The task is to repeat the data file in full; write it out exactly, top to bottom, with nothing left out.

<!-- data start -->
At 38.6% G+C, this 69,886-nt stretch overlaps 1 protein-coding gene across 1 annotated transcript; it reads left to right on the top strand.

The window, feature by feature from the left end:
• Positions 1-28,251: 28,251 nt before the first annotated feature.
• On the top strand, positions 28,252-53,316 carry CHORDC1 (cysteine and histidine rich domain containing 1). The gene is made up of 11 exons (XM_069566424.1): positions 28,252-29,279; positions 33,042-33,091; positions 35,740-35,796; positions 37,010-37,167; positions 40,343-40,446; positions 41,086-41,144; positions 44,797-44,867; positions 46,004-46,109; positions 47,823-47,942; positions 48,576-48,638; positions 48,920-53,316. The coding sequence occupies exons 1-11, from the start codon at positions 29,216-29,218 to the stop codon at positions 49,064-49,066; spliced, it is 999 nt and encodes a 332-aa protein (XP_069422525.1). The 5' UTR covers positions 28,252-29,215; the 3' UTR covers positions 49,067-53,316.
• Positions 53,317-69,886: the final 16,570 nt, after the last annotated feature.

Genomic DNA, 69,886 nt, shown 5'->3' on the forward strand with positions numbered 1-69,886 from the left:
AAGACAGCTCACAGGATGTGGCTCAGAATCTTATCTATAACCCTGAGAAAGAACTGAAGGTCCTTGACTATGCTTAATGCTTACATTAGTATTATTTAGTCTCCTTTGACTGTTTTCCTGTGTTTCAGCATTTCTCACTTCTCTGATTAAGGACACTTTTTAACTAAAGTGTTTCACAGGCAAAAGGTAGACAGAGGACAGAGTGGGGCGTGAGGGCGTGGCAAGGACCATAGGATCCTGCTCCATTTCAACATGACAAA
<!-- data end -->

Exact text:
At 38.6% G+C, this 69,886-nt stretch overlaps 1 protein-coding gene across 1 annotated transcript; it reads left to right on the top strand.

The window, feature by feature from the left end:
• Positions 1-28,251: 28,251 nt before the first annotated feature.
• On the top strand, positions 28,252-53,316 carry CHORDC1 (cysteine and histidine rich domain containing 1). The gene is made up of 11 exons (XM_069566424.1): positions 28,252-29,279; positions 33,042-33,091; positions 35,740-35,796; positions 37,010-37,167; positions 40,343-40,446; positions 41,086-41,144; positions 44,797-44,867; positions 46,004-46,109; positions 47,823-47,942; positions 48,576-48,638; positions 48,920-53,316. The coding sequence occupies exons 1-11, from the start codon at positions 29,216-29,218 to the stop codon at positions 49,064-49,066; spliced, it is 999 nt and encodes a 332-aa protein (XP_069422525.1). The 5' UTR covers positions 28,252-29,215; the 3' UTR covers positions 49,067-53,316.
• Positions 53,317-69,886: the final 16,570 nt, after the last annotated feature.

Genomic DNA, 69,886 nt, shown 5'->3' on the forward strand with positions numbered 1-69,886 from the left:
AAGACAGCTCACAGGATGTGGCTCAGAATCTTATCTATAACCCTGAGAAAGAACTGAAGGTCCTTGACTATGCTTAATGCTTACATTAGTATTATTTAGTCTCCTTTGACTGTTTTCCTGTGTTTCAGCATTTCTCACTTCTCTGATTAAGGACACTTTTTAACTAAAGTGTTTCACAGGCAAAAGGTAGACAGAGGACAGAGTGGGGCGTGAGGGCGTGGCAAGGACCATAGGATCCTGCTCCATTTCAACATGACAAA